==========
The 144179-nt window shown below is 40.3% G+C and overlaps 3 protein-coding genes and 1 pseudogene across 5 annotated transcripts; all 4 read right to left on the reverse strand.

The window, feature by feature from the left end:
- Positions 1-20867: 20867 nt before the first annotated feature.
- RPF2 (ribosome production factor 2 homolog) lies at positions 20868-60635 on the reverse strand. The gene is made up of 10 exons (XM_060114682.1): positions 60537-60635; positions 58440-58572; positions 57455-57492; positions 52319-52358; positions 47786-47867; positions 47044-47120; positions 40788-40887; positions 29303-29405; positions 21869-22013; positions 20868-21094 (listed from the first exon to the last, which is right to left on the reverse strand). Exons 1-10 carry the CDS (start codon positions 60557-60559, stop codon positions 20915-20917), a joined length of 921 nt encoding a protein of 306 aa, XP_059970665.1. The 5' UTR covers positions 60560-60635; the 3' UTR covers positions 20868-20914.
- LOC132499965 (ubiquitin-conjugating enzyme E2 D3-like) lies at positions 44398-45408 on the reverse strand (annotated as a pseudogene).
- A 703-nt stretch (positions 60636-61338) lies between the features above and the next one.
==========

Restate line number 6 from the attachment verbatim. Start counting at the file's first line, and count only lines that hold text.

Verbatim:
- A 703-nt stretch (positions 60636-61338) lies between the features above and the next one.